Tuesday, July 19, 2016

Are public schools truly 'accountable'?

All sorts of problems occur in many of our state's traditional public schools, The Oklahoman points out today in a house editorial. "The penalty for those failures is negligible, and in some cases such failures are even used to demand greater taxpayer funding."
Last year, it was revealed an auditing firm used by more than 100 Oklahoma school districts did not typically record irregularities in the official audit provided to the state, which is made available to the public. Instead, irregularities were noted in separate letters to the districts, evading public scrutiny and allowing districts to falsely report “clean” audits to state officials. In some instances, it appears this practice facilitated embezzlement of school funds. ...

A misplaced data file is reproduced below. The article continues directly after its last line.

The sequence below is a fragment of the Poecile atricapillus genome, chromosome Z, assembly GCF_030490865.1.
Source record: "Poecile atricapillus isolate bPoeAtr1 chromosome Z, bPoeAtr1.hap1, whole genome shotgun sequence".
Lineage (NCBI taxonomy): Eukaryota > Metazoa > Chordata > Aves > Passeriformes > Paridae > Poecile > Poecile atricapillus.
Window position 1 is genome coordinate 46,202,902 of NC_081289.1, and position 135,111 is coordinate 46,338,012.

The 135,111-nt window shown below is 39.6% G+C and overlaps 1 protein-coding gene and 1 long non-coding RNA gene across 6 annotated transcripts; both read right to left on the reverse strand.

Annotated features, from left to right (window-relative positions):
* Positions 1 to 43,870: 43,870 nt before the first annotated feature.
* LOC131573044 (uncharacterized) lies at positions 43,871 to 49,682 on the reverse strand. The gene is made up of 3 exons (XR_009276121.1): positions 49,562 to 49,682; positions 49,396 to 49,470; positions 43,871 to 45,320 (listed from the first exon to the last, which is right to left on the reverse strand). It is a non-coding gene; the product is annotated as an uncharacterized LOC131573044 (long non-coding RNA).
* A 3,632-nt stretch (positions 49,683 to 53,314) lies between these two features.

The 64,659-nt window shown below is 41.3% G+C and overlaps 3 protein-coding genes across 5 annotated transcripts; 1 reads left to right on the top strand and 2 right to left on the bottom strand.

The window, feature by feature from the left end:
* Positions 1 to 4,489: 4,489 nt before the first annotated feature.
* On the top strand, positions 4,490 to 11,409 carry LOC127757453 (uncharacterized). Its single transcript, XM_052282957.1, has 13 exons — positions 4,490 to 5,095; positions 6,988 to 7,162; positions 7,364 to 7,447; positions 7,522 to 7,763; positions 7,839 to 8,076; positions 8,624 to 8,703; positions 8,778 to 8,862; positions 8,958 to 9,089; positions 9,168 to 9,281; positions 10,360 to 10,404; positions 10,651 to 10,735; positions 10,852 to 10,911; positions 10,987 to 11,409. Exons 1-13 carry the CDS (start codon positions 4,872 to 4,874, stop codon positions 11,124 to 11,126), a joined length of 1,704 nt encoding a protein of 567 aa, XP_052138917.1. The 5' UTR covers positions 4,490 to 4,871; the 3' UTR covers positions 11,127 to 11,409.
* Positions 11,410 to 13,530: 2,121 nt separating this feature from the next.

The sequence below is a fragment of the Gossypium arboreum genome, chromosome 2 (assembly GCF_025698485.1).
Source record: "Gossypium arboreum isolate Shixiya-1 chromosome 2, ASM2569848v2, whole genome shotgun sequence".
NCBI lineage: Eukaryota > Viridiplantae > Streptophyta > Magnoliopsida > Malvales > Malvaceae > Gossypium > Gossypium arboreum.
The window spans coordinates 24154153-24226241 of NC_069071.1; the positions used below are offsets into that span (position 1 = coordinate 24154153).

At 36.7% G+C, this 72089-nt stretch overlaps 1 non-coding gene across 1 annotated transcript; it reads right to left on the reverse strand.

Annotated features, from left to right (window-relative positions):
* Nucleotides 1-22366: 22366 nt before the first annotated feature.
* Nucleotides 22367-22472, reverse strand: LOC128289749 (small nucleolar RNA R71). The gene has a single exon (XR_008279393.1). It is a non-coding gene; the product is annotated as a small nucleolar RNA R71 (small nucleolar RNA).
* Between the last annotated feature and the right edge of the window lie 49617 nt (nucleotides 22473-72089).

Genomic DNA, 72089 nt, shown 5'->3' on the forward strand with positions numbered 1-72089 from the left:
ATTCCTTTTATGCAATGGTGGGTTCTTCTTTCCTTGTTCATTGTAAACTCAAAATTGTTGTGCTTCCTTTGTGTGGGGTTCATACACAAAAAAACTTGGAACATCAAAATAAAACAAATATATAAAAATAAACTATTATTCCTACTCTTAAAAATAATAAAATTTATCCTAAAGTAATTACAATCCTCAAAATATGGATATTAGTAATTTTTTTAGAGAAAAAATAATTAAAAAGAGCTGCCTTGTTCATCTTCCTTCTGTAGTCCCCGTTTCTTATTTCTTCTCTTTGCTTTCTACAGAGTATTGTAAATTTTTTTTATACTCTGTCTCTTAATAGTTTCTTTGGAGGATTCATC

In traditional public schools, even the coexistence of poor financial management and poor academic results rarely leads to sanctions. This year, a state House committee considered legislation to simply combine poor-performing dependent districts with larger districts. No schools would have been closed, but a few high-paid administrative positions might have been eliminated. The bill was killed in committee, giving a green light to continued financial waste and leaving children trapped in poorly managed, substandard schools.

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